New “All-Gender” signs will be replacing the “Family” signs outside of single stall restrooms at ISU.
Michael Shane McCreery, director and ethics officer in the Office of Equal Opportunity, Ethics and Access, said the idea for the new signs came from Sandy Colbs, the director of the Student Counseling Services.
Colbs posted a picture of the new restroom sign on Facebook and McCreery thought it was a great idea.
McCreery said he did some research and found that other universities were making the same transition.
For example, Illinois Wesleyan University made similar changes about a year ago.
President Dr. Larry Dietz supported the sign change.
“The reason for it is rather simple,” McCreery said, “It evidences the university’s efforts to have an inclusive environment.”
It will not change the functionality of any of the restrooms on campus, McCreery said.
As before, all restrooms are handicapped accessible.
Only single stall restrooms will be impacted: one in the Bone Student Center, one in Student Counseling Services and a couple throughout the dormitories.
McCreery said he does not anticipate more than 10 restrooms being affected.
“While most people may not even know the sign has changed, I’m anticipating those in the LGBTQ community will appreciate it,” he said.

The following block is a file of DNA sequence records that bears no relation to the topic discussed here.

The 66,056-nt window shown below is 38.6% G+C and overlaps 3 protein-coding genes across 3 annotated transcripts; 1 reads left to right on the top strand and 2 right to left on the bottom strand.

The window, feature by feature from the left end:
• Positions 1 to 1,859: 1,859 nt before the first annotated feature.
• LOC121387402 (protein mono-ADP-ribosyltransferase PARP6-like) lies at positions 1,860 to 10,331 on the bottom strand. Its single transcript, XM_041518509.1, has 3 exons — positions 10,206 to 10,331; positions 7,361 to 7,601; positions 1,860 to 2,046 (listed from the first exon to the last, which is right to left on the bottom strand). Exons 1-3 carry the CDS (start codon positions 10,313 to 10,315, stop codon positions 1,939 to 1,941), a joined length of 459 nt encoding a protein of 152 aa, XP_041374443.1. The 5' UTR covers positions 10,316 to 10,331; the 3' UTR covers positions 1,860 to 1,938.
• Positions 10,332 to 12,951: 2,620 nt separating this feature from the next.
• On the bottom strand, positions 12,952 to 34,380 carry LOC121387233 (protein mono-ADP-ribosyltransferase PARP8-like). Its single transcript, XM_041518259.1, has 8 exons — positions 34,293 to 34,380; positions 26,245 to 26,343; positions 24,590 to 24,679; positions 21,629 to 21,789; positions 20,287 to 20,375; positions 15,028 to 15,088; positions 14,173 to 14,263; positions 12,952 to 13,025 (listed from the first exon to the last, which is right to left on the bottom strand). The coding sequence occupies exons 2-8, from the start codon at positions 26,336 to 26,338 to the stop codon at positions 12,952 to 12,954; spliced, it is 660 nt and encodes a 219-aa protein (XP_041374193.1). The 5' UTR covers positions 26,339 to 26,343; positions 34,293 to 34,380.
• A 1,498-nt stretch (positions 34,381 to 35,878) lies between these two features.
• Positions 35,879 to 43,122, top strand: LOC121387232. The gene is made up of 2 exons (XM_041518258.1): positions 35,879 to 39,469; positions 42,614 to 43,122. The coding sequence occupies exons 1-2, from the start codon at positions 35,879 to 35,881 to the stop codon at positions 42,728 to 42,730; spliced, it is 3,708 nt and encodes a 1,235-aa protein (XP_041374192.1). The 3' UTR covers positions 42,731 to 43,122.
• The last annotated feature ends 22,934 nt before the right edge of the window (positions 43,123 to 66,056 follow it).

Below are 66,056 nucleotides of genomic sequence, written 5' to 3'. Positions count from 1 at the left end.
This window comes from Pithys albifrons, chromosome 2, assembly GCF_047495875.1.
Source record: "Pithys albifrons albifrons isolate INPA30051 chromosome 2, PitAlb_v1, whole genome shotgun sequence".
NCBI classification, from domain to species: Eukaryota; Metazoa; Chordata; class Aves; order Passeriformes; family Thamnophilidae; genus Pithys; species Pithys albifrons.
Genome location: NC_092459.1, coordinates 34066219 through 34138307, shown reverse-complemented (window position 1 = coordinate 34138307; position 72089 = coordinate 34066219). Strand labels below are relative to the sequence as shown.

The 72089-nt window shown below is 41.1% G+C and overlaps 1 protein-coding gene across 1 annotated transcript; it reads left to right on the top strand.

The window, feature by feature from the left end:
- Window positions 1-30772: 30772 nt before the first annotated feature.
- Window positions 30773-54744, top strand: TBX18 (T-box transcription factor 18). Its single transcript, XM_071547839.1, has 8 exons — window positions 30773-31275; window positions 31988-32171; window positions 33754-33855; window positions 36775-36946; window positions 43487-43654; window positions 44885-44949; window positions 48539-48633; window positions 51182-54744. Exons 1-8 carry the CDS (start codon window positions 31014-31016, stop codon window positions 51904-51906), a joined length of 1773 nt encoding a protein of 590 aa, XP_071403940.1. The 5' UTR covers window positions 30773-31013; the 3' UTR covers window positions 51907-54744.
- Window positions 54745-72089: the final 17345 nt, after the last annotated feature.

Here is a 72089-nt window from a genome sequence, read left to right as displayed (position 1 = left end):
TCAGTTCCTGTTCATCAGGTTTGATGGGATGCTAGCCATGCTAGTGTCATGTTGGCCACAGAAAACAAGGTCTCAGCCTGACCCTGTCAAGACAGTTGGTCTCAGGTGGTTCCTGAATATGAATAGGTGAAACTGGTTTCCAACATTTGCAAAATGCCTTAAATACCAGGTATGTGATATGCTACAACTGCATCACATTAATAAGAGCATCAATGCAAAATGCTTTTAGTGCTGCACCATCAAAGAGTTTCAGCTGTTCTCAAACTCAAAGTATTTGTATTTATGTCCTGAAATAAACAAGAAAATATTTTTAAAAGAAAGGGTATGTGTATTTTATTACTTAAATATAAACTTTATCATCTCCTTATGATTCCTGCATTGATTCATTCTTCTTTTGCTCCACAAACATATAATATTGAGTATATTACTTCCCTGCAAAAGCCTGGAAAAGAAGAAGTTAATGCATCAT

“Small changes can have a big impact,” he added.
The new sign will include a symbol of a half of a man and half of a woman.
“This symbol has become the new international accessibility symbol for transgenders,” McCreery said.
He said that he is not aware of any students asking for this change in the past.
“We try to be both proactive and reactive,” McCreery said, “This is a situation where I thought we could be proactive and make this change.”
Dave Bentlin, administrative assistant in the Division of Student Affairs, agrees that the new signs are a good change for the university.
More and more transgender people are coming to ISU, either as students or faculty or staff members, Bentlin said.
“Having a gender-neutral bathroom, gives them a facility that they can use and they can feel comfortable about,” he added.
The term “all-gender” means anyone, man or woman, transitioning, or transgender can use the restroom if they want to, McCreery said.
“You could say it’s an all-human restroom,” he said.
It really has no limitations, he added.
“The new signs are a good indicator that we are thinking about all of the people on campus,” Bentlin said.
Bentlin volunteers regularly with an LGBTQ group at ISU to discuss ideas to help make the university a more diverse place.